SPEAKING IN PLEASANTON, CA @ 777 PETERS AVE @ NOON ON WEDNESDAYS

Archive for August, 2009|Monthly archive page

“Honey, I Love You, BUT…”

In Essence of Speaking on August 11, 2009 at 12:03 am

The word “but” is one of the most misused words in the English language… not from a grammatical standpoint, but with regards to the intended meaning of the speaker. This abuse happens mostly while handling objections, giving feedback, presenting an opinion and during the course of a normal conversation. Here’s how NOT to use the word, “but”:

  • “Honey, I love you, BUT you drive me crazy when you interrupt every time that I’m talking.”
  • “Mr. Customer, I know that you think this is expensive, BUT it really isn’t.”
  • “That was a very interesting point, BUT I have to disagree with you.”

Here is a way to make the above messages more powerful (starting by removing the word “but”):

  • “Honey, I love you! I would love you even more if you give me a chance to finish my thoughts before giving me your answer.”
  • “Mr. Customer, I understand that your initial reaction to the price is that it’s expensive. Some of my most loyal customers initially felt the exact same way. Here’s what they discovered when they realized what this solution could do for them…”
  • “That was a very interesting point. Here is a different perspective that I submit for your consideration…”

Sales professionals, politicians, news people, leaders, parents, etc. stick “but” right in the middle of most statements because they think they think that ‘filler-word’ is necessary. All that does is damage the impact of their real message. The next time that you feel the desire to say “but”, consider leaving it out and see if your message is stronger and more positive.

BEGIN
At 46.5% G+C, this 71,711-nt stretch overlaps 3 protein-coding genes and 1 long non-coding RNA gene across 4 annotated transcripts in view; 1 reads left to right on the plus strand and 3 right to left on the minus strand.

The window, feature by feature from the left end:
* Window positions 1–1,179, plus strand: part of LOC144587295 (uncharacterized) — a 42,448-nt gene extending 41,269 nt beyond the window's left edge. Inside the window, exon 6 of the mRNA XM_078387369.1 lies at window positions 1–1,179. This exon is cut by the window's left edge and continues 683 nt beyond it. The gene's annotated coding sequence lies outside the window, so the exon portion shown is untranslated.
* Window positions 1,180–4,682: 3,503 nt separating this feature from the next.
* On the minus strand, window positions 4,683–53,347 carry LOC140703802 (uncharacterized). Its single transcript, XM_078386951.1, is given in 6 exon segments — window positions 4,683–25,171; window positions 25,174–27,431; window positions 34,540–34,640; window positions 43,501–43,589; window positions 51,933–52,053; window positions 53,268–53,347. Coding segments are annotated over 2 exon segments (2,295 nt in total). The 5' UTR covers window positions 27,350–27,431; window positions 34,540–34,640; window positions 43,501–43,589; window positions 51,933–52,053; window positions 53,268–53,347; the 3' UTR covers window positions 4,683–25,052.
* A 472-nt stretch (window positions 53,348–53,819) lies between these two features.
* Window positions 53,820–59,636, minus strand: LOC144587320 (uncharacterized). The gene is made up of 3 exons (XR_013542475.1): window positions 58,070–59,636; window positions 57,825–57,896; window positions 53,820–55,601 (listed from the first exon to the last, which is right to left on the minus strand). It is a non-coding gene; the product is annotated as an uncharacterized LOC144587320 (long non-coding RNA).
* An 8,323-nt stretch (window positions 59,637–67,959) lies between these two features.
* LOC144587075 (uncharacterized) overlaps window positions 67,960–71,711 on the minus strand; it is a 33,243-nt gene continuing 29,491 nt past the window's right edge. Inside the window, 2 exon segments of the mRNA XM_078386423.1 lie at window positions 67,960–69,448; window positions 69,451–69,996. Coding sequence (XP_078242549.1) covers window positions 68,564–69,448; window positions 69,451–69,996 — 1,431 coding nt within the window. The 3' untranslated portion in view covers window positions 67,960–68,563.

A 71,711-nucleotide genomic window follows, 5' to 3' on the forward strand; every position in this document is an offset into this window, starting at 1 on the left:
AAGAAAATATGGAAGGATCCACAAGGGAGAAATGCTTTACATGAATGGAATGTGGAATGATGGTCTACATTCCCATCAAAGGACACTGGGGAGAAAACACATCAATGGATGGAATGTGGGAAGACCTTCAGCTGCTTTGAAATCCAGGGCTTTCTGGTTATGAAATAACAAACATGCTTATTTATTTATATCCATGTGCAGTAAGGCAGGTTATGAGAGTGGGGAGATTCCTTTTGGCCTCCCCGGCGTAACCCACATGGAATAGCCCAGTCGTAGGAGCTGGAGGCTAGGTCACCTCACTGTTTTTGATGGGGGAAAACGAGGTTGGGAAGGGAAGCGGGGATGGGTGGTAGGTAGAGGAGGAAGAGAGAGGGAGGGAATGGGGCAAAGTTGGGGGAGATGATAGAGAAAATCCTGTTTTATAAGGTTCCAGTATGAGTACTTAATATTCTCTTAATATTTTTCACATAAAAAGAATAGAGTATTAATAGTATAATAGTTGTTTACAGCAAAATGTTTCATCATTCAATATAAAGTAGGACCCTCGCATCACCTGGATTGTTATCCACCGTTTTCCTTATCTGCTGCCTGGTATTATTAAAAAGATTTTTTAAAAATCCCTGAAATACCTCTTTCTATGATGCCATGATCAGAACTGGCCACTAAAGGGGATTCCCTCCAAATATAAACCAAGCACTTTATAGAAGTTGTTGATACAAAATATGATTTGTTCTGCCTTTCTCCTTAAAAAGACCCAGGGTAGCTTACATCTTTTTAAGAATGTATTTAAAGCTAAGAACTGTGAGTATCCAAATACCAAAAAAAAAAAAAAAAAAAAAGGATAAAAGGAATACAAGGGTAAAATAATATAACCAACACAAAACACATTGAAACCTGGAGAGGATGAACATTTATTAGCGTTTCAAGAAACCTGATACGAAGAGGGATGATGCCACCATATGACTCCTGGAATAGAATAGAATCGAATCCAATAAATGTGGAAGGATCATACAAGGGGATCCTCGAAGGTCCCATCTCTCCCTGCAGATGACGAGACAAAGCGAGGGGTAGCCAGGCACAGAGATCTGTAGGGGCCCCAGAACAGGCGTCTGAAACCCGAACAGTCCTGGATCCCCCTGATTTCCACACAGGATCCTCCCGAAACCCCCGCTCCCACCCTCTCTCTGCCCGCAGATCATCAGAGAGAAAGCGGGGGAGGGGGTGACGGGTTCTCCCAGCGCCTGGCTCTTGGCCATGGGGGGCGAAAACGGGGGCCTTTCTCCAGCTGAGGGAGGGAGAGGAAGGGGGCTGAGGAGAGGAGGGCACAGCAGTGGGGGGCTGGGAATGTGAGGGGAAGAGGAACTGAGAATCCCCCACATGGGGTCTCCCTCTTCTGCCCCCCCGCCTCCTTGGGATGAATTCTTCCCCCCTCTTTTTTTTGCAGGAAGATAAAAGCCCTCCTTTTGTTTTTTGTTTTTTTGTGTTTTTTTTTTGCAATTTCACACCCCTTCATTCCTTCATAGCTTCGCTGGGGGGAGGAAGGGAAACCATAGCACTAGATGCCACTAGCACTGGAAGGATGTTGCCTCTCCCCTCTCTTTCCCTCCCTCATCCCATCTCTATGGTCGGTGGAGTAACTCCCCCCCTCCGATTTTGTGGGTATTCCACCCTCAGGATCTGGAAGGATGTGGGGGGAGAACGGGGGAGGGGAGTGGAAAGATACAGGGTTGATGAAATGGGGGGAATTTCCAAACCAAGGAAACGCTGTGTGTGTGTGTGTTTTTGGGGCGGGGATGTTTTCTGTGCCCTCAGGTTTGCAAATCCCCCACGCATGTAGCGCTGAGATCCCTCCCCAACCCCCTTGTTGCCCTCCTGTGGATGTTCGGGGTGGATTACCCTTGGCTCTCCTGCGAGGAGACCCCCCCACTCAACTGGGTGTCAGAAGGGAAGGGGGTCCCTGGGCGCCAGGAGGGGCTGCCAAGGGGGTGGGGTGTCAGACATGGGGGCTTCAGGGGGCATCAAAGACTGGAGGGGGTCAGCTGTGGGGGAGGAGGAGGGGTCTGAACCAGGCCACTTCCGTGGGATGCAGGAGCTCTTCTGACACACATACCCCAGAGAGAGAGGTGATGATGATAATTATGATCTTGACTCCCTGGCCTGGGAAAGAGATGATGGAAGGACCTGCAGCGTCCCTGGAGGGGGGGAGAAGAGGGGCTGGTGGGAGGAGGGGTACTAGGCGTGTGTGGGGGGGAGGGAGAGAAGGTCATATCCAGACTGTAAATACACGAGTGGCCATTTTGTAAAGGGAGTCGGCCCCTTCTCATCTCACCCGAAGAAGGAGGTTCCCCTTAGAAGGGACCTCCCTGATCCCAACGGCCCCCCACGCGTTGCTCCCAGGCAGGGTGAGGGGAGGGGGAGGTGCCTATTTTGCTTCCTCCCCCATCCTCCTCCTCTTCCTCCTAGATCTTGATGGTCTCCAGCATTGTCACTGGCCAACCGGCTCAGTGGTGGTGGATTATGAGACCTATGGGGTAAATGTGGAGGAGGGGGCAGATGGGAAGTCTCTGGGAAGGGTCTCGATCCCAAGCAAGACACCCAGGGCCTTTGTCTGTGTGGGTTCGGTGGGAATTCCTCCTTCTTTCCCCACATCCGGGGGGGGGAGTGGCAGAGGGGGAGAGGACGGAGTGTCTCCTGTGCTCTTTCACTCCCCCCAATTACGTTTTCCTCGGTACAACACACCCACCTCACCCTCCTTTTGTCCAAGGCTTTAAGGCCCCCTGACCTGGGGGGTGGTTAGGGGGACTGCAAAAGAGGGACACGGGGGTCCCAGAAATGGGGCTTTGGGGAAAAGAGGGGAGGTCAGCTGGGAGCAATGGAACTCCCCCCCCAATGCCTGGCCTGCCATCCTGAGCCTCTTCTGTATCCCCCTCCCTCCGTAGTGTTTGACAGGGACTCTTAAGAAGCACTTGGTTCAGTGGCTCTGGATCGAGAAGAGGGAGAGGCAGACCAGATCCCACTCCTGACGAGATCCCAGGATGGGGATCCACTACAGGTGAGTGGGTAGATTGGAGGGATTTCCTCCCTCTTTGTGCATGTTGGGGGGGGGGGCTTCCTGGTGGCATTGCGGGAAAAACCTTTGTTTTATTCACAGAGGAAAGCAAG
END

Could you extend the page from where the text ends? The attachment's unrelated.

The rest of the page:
(Note to you fellow college graduates: “however”… “although”… “nevertheless”… “on the other hand”… “still”… “though”… and“yet” are just as bad!)

by

Stephen V. Richardson

Advertisements

How Facebook Can Spread the Benefits of Toastmasters To Your Friends & Family

In Resources on August 3, 2009 at 3:39 pm

One of my favorite things I learned at training for VP of Public Relations is that it’s the role of every member to use Facebook. With the power of Facebook, we can reach more people to share the Toastmasters experience.

What you can do today to enhance your Facebook profile:

  1. List Toastmasters in your Biography under Activities.
  2. Become a fan of Toastmasters District 57
  3. Find your Toastie-buddies and become friends.
  4. Comment in your “What do you do statement” on
    1. What did you learn today in Toastmasters
    2. Comment about the speech you’re preparing
    3. Ask for ideas for getting a joke for humor master, table topic questions etc…
    4. Invite your friends to a meeting!
  5. Acknowledge a toastie for their wonderful speech and their thought provoking conversations etc.
  6. Streamline your Chamber Chatters posts onto your Facebook page.
  7. Invite your friends to a meeting!

Of course, these are simple principles that can be used in all of your social networks!!!

Let’s connect, let’s be friends, I’d LOVE to learn more about you!

Andrea D. Spence is VP of Public Relations for Toastmasters Chamber Chatters.

How NOT to Ask Questions

In Essence of Speaking on August 2, 2009 at 9:47 pm

question-mark

We see examples of how NOT to ask questions every single day. Tragically, most of those bad examples come from individuals who should know better… people whose jobs rely on their ability to effectively uncover the truth (news reporters / sales people / senate committee members, etc.). Here is a brief list of what NOT to do when asking questions:

  • Ask leading questions (that have the expected answer in the question itself)
  • Ask multiple questions without taking a breath (diluting the importance of each question and making it feel like the Spanish Inquisition)
  • Ask questions, and then ignore the answers (by not asking follow-up questions or clarifying what was heard)
  • Ask questions that are not questions (They’re actually nothing more than statements)
  • Ask questions, then (rudely) interrupt in the middle of the answer.
  • Ask mean-spirited questions (to embarrass, inflame or anger)

When done properly, questioning is one of the most powerful forms of communication. Never abuse that power!

by

Stephen V. Richardson